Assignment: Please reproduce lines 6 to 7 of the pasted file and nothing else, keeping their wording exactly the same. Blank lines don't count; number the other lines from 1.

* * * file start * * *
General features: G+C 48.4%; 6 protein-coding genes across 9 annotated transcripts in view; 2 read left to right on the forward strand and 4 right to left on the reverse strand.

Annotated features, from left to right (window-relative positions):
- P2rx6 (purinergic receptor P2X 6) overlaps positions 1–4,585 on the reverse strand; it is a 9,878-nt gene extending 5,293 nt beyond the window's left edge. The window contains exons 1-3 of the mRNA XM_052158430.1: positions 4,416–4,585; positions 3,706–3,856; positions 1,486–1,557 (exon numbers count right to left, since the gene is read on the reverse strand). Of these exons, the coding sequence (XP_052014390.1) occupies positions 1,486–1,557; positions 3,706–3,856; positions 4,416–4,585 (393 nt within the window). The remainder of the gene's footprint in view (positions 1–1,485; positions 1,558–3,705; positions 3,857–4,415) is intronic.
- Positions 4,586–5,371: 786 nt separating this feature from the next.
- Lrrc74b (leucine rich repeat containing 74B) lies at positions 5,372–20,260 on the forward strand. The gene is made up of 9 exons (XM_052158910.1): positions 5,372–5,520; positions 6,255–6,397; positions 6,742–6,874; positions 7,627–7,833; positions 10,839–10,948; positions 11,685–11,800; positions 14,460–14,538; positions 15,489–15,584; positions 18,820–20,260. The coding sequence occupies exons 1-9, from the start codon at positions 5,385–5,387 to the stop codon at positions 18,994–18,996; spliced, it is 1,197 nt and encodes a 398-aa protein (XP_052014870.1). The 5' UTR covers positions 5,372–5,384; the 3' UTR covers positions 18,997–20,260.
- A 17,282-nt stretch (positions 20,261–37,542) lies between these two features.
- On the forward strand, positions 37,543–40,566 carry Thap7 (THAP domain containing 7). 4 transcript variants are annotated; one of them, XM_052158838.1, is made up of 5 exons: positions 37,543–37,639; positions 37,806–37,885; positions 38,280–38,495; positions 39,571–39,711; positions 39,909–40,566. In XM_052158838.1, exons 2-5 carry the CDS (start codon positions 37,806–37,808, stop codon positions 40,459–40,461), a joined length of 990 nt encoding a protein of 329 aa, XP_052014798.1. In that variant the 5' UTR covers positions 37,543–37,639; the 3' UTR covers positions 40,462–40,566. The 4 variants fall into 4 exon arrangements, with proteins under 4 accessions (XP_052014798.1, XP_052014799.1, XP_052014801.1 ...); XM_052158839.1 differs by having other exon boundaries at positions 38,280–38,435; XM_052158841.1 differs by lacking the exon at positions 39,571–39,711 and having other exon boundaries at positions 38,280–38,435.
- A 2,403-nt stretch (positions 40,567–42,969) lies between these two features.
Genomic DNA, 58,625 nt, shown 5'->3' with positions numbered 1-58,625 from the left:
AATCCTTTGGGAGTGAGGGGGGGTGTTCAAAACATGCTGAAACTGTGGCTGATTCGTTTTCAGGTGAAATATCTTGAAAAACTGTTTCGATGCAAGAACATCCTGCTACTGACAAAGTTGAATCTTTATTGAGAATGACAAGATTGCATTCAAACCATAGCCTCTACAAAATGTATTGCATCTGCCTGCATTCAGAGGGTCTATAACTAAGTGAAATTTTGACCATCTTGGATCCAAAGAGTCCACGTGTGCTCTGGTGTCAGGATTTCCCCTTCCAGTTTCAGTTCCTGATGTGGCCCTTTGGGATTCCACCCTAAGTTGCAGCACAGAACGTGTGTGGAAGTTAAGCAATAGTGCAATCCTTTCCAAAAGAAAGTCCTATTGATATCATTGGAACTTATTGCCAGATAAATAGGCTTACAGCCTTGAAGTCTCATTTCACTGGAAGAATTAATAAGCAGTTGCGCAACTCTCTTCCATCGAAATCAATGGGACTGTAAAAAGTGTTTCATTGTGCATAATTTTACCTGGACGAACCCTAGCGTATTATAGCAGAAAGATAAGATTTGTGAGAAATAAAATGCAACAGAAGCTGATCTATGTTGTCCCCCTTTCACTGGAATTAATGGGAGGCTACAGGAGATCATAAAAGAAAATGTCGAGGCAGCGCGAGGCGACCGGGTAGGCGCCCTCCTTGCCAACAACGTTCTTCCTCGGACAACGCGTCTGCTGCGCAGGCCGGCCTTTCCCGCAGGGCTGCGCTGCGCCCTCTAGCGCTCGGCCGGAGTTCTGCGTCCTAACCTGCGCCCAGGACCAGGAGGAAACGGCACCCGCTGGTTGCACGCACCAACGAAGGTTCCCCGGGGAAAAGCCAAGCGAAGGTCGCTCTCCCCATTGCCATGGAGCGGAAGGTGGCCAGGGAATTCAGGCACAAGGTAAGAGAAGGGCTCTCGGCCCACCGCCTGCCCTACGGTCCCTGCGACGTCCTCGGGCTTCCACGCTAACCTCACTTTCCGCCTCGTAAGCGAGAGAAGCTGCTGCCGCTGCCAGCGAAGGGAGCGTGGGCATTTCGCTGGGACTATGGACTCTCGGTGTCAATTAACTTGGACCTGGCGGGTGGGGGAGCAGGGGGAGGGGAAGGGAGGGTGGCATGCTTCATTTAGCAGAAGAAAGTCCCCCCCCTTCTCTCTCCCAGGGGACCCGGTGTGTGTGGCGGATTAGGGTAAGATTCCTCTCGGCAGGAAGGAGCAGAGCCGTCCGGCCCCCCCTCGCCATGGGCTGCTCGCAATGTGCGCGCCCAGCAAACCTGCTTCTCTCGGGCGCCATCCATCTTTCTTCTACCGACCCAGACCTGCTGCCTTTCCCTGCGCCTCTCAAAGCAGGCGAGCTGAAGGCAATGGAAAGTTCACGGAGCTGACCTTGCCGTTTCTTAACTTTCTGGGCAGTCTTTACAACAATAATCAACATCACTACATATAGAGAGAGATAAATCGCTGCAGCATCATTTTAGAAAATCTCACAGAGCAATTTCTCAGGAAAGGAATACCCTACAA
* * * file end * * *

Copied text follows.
- A 17,282-nt stretch (positions 20,261–37,542) lies between these two features.
- On the forward strand, positions 37,543–40,566 carry Thap7 (THAP domain containing 7). 4 transcript variants are annotated; one of them, XM_052158838.1, is made up of 5 exons: positions 37,543–37,639; positions 37,806–37,885; positions 38,280–38,495; positions 39,571–39,711; positions 39,909–40,566. In XM_052158838.1, exons 2-5 carry the CDS (start codon positions 37,806–37,808, stop codon positions 40,459–40,461), a joined length of 990 nt encoding a protein of 329 aa, XP_052014798.1. In that variant the 5' UTR covers positions 37,543–37,639; the 3' UTR covers positions 40,462–40,566. The 4 variants fall into 4 exon arrangements, with proteins under 4 accessions (XP_052014798.1, XP_052014799.1, XP_052014801.1 ...); XM_052158839.1 differs by having other exon boundaries at positions 38,280–38,435; XM_052158841.1 differs by lacking the exon at positions 39,571–39,711 and having other exon boundaries at positions 38,280–38,435.